Posted by: rcottrill | September 14, 2012

Mansion Over the Hilltop

Words: Ira Forest Stanphill (b. Feb. 14, 1914; d. Dec. 30, 1993)
Music: Ira Forest Stanphill

Links:

Wordwise Hymns
The Cyber Hymnal (Ira Stanphill)

Note: The Cyber Hymnal has no information on this song, but has a short biography of Mr. Stanphill, with a long list of his compositions. Wordwise Hymns describes the incident that inspired the song.

I’ve sometimes thought that this 1949 song sounds crassly materialistic. It helps a little when you know the story behind it. (But only a little!) The man whose testimony inspired Mansion Over the Hilltop was looking for something beyond the possessions and accumulated wealth of this world, with all the worries they bring. But Mr. Stanphill’s song seems to simply offer him more of the same!

The passage of Scripture that mentions heavenly mansions for the saints is John 14:2-3 (Jesus speaking).

“In My Father’s house are many mansions; if it were not so, I would have told you. I go to prepare a place for you. And if I go and prepare a place for you, I will come again and receive you to Myself; that where I am, there you may be also.”

The key word “mansions” (NKJV) has been translated various ways: abodes, dwelling places, resting places, homes, and rooms. Whether each will be a free-standing dwelling on a piece of property, or a luxury apartment in a larger building, they are intended as permanent residences for believers, places to stay in the heavenly city where we will be forever with the Lord (cf. Jn. 17:24).

Sometimes Paul’s words in Second Corinthians 5:1 are given as a cross reference to those of Christ in John’s Gospel. “We know that if our earthly house, this tent, is destroyed, we have a building from God, a house not made with hands, eternal in the heavens.” But it seems clear from the context (which speaks of a habitation with which we’ll be “clothed,” vs. 2) that the apostle is speaking of our resurrection bodies, not of our heavenly mansions.

It’s possible that David’s words in Psalm 23 are relevant. He says, “I will dwell in the house [home or household] of the Lord forever.” Or as the Amplified Bible has it, “the house of the Lord shall be my dwelling place (23:6). David can’t mean Israel’s tabernacle on earth. He must be speaking of his heavenly home within the city of God called New Jerusalem, for which the word “tabernacle” (or habitation) is actually used (Rev. 21:2-3).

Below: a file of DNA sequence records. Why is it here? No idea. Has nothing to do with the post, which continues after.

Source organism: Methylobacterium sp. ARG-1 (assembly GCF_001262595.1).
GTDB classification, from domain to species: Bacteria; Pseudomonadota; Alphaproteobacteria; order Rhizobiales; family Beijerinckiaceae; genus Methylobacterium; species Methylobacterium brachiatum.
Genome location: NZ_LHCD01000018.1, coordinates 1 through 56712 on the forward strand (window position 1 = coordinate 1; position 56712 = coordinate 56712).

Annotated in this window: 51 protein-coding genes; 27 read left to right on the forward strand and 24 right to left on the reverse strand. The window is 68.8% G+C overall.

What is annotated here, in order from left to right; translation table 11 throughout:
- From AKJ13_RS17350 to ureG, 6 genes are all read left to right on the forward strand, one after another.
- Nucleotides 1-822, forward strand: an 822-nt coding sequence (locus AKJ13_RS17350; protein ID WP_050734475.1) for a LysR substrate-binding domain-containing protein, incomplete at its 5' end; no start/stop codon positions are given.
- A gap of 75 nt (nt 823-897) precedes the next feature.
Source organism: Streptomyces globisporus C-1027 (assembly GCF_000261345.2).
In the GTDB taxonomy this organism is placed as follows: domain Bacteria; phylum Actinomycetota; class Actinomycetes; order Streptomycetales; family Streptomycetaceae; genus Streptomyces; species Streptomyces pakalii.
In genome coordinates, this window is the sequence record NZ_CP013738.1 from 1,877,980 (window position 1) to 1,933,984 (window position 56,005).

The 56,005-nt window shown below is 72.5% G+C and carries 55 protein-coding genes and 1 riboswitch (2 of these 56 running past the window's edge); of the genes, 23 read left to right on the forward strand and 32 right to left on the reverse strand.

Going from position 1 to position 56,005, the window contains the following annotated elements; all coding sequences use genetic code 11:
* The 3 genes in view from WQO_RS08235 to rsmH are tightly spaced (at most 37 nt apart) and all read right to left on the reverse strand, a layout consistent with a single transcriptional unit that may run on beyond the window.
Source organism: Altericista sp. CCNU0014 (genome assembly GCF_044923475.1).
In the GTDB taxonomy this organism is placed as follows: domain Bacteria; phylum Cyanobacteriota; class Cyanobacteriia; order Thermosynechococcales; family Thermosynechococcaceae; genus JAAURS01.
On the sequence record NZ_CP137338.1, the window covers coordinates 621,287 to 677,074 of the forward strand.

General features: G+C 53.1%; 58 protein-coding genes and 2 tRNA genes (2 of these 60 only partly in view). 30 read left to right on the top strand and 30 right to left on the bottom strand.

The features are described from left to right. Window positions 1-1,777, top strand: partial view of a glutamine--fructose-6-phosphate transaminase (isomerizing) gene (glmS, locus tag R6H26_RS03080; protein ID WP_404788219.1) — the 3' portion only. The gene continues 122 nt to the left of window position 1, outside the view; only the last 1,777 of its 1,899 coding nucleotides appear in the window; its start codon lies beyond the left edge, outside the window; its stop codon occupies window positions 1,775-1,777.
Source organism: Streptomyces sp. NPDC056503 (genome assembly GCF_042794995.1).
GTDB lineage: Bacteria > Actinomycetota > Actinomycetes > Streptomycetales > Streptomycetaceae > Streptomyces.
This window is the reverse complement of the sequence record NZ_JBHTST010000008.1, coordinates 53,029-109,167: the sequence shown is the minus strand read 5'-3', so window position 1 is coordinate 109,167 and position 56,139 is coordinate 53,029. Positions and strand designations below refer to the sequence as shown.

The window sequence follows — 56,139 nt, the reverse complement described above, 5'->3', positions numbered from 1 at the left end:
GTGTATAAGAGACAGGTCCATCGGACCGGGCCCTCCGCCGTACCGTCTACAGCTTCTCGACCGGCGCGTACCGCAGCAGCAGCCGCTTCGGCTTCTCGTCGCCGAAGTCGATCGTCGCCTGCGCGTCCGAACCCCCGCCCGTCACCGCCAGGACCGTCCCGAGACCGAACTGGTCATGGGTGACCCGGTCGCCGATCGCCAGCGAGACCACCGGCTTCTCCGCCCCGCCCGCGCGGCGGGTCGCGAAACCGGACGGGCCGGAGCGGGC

What is described in the Scriptures has many of the features of a city, and heaven is spoken of as a city many times (e.g. Heb. 11:10, 16; 13:14), a city with walls and a main thoroughfare leading to the throne of God (Rev. 21:11-12; 22:1-2). It’s described as a city of gold, and a city of glorious light, where the tree of life is found.

The heavenly city is a wonderful place. But the greatest thing about it (one to which, sadly, Stanphill makes no reference at all) is that we will be with the Lord Jesus there. Ira Stanphill says, with the saints of old, that he’s “just a pilgrim in search of a city” (stanza 3). But why? What’s in it for us? Much more than a big house and streets of gold.

As John 14:2-3 shows, it’s Christ’s desire that we be with Him in heaven (cf. II Cor. 5:8; Phil. 1:23; I Thess. 4:17). Can anything top that? He’s presently preparing a place for us to dwell there and live in His immediate fellowship. A prepared place for a prepared people. And it’s the presence of the Lamb of God that will make heaven heavenly for us, above all else. In the words of English pastor Guy King years ago, “What lucky beggars we are!”

1) I’m satisfied with just a cottage below,
A little silver and a little gold;
But in that city where the ransomed will shine,
I want a gold one that’s silver lined.

I’ve got a mansion just over the hilltop,
In that bright land where we’ll never grow old;
And some day yonder we will nevermore wander
But walk the streets that are purest gold.

Questions:
1) What aspects of the description of heaven, or characteristics of it, are especially meaningful to you?

2) What hymns do you know about heaven that provide a better picture of the spiritual and eternal joys it offers?

Links:
Wordwise Hymns
The Cyber Hymnal (Ira Stanphill)


Responses

  1. The riches and the material goods of heaven are not the most important to me. For me, the most important characteristic of heaven is that my Lord and Savior is there, and I will be there with Him, not by my abilities, not by my works (no matter how good they may be), but SOLELY by his mercy and grace! That is what makes heaven most meaningful to me.

    There are several hymns that speak to me of heaven that I prefer to “I’ve Got a Mansion Just Over the Hilltop”. The ones that I like are “Face to Face with Christ My Savior” (though I wish for a better tune), “The King is Coming”, “When We All Get to Heaven”, and “When the Roll Is Called Up Yonder”.

  2. […] by many gospel singers, and published in many song books, here are the top five, as of 1971: Mansion Over the Hilltop, Room at the Cross for You, Suppertime, I Know Who Holds Tomorrow, and Follow Me. Stanphill said […]


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